DICTIONARY OF THE ENGLISH LANGUAGE, in Which the Words are deduced from their Originals, and Illustrated in Their Different Significations by Examples from the Best Writers. To Which are Prefixed a History of the Language and An English Grammar
DICTIONARY OF THE ENGLISH LANGUAGE, in Which the Words are deduced from their Originals, and Illustrated in Their Different Significations by Examples from the Best Writers. To Which are Prefixed a History of the Language and An English Grammar

DICTIONARY OF THE ENGLISH LANGUAGE, in Which the Words are deduced from their Originals, and Illustrated in Their Different Significations by Examples from the Best Writers. To Which are Prefixed a History of the Language and An English Grammar

(London: by W. Strahan for W. Strahan, J.& F. Rivington [and others], 1773).

A VERY HANDSOME SET OF THE HIGHLY IMPORTANT FOURTH EDITION, which was the last in which Samuel Johnson himself had any involvement. TEXTUALLY, IT IS CONSIDERED TO BE THE BEST EDITION of Johnson's great work and THE MOST IMPORTANT EDITION AFTER THE FIRST of 1755. It contains Johnson's advertisement (THE FIRST EDITION TO DO SO) in which he states, 'Perfection is unattainable, but nearer and nearer approaches may be made; and finding my Dictionary about to be reprinted, I have endeavoured, by a revisal, to make it less reprehensible'.
Johnson, in undertaking the vast work of creating his dictionary, set out to perform single handed for the English language what the French Academy, a century before, had attempted for French. He hope to produce "a dictionary by which the pronunciation of our language may be fixed, and its attainment facilitated;" and though, of course, no language can be frozen in time, by aiming at fixing the language he succeeded in giving the standard of reputable use. As Noah Webster stated, his work "had, in philology, the effect which Newton's discoveries had in mathematics."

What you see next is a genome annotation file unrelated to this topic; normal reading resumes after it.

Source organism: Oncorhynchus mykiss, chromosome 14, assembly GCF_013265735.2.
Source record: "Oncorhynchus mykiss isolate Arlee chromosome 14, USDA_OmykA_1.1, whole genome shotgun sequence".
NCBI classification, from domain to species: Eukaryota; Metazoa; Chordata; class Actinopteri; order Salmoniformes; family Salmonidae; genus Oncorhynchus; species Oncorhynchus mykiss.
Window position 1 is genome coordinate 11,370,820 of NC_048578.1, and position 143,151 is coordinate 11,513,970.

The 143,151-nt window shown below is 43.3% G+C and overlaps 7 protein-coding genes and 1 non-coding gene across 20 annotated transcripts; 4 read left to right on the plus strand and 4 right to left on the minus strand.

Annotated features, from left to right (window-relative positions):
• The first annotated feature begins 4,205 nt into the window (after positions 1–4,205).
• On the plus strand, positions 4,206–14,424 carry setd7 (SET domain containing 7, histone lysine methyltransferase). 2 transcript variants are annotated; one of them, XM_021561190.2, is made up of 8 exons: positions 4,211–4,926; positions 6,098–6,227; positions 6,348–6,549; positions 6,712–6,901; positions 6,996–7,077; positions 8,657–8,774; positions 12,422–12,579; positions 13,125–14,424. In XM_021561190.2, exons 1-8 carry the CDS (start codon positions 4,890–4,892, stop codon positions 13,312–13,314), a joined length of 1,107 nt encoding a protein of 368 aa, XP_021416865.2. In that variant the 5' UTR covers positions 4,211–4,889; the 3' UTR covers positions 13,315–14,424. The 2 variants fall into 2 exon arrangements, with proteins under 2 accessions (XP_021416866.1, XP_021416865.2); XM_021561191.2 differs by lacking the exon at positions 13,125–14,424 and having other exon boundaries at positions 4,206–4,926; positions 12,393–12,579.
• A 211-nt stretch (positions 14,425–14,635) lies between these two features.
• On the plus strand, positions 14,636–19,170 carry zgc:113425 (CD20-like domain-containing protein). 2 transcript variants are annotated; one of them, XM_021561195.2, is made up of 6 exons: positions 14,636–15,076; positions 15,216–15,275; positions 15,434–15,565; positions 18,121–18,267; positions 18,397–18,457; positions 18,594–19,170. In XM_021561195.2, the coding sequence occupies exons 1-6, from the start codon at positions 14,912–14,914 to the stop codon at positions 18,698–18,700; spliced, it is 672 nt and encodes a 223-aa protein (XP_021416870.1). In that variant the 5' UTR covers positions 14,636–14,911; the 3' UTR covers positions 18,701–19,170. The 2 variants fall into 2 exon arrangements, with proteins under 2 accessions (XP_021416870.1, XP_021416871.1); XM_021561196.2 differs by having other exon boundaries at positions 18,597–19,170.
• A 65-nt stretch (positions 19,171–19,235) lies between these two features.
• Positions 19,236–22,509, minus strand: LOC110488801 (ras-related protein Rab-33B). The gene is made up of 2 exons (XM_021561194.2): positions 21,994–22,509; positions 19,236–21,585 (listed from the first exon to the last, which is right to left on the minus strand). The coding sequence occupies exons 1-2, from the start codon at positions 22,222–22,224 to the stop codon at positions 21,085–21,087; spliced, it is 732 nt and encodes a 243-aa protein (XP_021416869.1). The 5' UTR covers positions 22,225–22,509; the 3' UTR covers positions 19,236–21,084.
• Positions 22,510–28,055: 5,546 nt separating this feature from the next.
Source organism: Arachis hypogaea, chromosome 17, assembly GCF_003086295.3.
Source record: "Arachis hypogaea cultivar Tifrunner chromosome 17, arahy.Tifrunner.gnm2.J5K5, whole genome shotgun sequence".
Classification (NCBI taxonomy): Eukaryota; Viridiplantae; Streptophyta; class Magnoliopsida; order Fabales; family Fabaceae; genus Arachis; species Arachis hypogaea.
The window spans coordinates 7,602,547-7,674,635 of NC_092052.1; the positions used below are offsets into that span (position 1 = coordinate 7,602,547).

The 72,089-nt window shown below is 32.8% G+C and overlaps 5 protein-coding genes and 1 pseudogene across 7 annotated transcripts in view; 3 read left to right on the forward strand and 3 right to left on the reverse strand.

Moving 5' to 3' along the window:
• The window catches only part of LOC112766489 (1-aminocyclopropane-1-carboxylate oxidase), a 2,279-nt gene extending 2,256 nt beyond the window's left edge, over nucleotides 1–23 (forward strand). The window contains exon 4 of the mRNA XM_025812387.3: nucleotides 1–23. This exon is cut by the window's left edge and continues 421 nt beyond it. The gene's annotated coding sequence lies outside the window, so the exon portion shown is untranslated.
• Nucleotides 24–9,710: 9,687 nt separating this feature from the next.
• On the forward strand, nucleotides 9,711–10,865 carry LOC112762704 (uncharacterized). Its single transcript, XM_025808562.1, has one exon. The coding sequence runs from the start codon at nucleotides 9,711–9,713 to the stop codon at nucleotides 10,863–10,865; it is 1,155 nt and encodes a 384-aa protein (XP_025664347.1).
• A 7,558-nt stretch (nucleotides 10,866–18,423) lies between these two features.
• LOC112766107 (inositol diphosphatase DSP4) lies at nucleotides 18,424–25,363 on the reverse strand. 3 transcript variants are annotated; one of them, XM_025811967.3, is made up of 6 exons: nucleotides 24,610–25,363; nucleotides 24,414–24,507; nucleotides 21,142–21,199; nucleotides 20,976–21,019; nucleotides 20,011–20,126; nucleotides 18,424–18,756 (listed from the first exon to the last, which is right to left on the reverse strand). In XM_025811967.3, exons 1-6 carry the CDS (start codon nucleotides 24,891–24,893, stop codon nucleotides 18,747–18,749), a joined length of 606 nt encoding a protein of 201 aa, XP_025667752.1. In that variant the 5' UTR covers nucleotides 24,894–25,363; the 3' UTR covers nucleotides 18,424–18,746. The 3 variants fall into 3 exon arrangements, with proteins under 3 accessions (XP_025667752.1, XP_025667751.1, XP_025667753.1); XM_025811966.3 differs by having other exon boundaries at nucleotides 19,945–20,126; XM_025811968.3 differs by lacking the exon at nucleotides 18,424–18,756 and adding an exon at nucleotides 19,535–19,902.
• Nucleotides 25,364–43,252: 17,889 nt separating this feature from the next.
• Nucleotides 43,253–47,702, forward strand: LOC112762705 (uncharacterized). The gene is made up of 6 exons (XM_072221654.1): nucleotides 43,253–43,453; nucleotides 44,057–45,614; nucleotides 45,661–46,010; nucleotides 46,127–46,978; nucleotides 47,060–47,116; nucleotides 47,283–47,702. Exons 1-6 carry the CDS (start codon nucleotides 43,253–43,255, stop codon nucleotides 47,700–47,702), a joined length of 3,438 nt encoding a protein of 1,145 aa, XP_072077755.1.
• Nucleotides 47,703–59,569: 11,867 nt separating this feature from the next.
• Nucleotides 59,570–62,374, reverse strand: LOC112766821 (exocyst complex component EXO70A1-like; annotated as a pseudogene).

"Johnson's achievement marked an epoch in the history of the language. The result of nine years labor, it did more than any other work before or since towards fixing the language. The preface ranks among Johnson's finest writings. The most amazing, enduring, and endearing one-man feat in the field of lexicography" (Printing and the Mind of Man).
. Item #26898

2 volumes. The Fourth edition, the highly important final folio edition to be revised by Johnson himself. Provenance: Sir James & Lucy Esdaile (inscription dated (?)1775); James Kennedy Esdaile (armorial bookplate); Edmund Esdaile, Pembroke College, Oxford (inscription). Title-pages printed in red and black. Royal folio (425 X 265mm), in original binding of full calf over thick boards, the backs expertly restored to full period grandeur with elaborate gilt tooled compartments with grand central tools and extensive additional tooling all in gilt between gilt decorated bands, two compartments with contrasting red and green labels gilt lettered and decorated, endpapers marbled. A very attractive set, the original calf with some pleasant age, corners consolidated, first two leaves of Vol. I with some normal creasing, the text clean and fresh, withal a very solid, handsome copy in fine state.

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Price: $9,500.00